I studied Electrical Engineering at the Indian Institute of Technology, New Delhi where a thesis on the automatic recognition of beats on the Tabla got me interested in the themes of perception, recognition, learning on the one hand and acoustics, music, and language on the other. I came to study at the Laboratory for Computer Science at MIT where I completed a master's thesis on speech recognition. A taste for theoretical problems and a desire to better understand fundamental possibilities and limitations of automatic learning and recognition by a computer led me to a Ph.D. in learning theory that I submitted to the Department of Electrical Engineering and Computer Science at MIT. During the MIT years, I also interacted considerably with the Departments of Linguistics and Brain and Cognitive Science. After my Ph.D., I was briefly a postdoctoral fellow and research associate in the Brain and Cognitive Science Department at MIT after which I joined Bell Laboratories (Murray Hill, NJ). I joined the The University of Chicago in 2000.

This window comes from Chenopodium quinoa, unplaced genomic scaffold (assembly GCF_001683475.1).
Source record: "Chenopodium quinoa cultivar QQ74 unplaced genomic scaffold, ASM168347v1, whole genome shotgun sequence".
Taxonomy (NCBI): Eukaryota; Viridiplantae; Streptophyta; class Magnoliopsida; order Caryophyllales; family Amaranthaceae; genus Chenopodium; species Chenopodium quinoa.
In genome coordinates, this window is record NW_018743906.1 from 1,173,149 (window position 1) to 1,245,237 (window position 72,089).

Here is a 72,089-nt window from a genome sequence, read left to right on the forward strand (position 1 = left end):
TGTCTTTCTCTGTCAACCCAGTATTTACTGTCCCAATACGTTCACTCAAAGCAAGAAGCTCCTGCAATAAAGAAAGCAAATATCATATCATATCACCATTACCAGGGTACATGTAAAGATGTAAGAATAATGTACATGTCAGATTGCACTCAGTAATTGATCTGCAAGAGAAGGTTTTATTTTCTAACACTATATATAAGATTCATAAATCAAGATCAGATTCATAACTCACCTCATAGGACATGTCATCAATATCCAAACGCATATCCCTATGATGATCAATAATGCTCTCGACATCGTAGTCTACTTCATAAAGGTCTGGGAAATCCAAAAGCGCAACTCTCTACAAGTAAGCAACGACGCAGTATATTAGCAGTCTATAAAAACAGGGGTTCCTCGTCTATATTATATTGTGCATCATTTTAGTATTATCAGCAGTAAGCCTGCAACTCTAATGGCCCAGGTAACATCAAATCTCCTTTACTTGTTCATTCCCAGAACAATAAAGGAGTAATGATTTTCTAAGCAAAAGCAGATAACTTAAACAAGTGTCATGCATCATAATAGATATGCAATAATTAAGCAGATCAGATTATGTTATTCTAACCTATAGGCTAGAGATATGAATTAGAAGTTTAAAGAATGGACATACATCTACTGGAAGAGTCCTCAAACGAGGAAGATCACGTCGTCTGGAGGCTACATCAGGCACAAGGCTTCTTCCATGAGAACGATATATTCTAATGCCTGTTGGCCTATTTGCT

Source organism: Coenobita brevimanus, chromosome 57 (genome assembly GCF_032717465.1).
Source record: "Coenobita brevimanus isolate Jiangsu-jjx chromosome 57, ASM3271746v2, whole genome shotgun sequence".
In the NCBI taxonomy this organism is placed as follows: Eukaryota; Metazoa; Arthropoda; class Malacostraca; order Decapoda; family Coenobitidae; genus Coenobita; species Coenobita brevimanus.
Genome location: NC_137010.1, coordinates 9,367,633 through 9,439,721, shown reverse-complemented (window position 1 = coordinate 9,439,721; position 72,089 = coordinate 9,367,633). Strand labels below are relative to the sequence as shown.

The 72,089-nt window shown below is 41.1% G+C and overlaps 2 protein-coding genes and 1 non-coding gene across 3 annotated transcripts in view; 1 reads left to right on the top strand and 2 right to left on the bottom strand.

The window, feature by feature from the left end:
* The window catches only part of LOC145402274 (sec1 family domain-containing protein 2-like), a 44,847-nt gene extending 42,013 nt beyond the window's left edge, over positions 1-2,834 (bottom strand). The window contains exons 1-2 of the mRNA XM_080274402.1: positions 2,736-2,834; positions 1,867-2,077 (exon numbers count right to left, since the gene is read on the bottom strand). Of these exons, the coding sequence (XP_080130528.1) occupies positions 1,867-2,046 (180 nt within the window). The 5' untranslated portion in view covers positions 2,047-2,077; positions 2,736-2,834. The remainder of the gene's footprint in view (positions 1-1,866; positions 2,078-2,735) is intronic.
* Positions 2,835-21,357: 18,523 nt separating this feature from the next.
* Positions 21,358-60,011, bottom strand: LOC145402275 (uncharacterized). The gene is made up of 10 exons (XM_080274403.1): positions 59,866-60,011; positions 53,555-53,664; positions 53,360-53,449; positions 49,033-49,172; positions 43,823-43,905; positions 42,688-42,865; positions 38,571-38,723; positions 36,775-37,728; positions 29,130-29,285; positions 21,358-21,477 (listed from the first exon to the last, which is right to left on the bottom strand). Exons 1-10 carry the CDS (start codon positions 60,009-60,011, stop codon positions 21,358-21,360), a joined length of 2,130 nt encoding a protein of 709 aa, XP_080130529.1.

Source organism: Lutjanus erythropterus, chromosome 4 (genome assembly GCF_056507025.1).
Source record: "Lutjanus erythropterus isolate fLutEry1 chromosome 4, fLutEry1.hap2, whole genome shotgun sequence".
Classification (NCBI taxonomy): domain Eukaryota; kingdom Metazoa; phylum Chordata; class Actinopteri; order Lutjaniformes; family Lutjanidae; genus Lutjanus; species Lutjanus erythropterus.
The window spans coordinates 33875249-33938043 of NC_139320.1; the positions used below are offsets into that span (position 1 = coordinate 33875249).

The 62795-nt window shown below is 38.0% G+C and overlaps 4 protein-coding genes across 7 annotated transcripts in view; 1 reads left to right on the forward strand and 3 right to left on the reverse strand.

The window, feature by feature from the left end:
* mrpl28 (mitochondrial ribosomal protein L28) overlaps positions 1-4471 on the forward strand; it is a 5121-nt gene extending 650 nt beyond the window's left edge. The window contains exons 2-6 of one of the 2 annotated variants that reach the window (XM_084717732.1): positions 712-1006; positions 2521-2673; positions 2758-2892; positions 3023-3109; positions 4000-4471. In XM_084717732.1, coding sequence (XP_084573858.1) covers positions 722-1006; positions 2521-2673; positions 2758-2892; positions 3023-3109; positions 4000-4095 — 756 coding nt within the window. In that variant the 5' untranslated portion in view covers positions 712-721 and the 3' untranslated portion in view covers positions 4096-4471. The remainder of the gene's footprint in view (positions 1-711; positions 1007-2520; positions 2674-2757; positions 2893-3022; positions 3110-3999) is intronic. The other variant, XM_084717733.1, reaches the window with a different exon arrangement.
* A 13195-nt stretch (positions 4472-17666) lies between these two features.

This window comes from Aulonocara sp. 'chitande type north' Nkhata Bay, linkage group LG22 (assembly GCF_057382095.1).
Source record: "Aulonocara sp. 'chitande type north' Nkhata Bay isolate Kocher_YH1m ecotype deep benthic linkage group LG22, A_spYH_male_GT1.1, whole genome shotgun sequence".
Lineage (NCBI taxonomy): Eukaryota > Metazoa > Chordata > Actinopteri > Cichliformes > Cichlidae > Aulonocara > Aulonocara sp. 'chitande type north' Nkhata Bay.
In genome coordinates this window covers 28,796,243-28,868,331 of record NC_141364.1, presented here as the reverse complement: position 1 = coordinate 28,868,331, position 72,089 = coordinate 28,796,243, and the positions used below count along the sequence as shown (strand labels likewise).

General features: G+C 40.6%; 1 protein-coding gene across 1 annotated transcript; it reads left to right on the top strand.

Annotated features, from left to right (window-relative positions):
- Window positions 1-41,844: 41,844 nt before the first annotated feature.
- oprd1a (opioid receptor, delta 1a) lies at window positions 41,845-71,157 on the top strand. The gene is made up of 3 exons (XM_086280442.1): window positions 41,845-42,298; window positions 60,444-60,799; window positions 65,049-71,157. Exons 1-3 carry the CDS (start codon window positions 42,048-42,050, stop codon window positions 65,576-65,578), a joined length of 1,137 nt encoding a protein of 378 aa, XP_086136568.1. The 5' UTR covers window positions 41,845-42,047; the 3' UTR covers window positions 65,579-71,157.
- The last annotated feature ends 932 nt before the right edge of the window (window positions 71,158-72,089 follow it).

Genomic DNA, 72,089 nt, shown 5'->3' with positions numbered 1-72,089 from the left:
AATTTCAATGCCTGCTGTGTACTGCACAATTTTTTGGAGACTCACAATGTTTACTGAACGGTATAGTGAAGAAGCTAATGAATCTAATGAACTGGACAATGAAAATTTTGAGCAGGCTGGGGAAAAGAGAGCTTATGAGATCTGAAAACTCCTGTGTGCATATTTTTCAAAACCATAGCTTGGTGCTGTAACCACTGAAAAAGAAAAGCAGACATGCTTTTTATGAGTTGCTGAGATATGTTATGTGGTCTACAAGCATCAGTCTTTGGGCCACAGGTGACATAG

The interaction of computation and mathematics with brain and cognitive science continues to fascinate me. The particular interaction of learning and language has been the dominant theme of my research.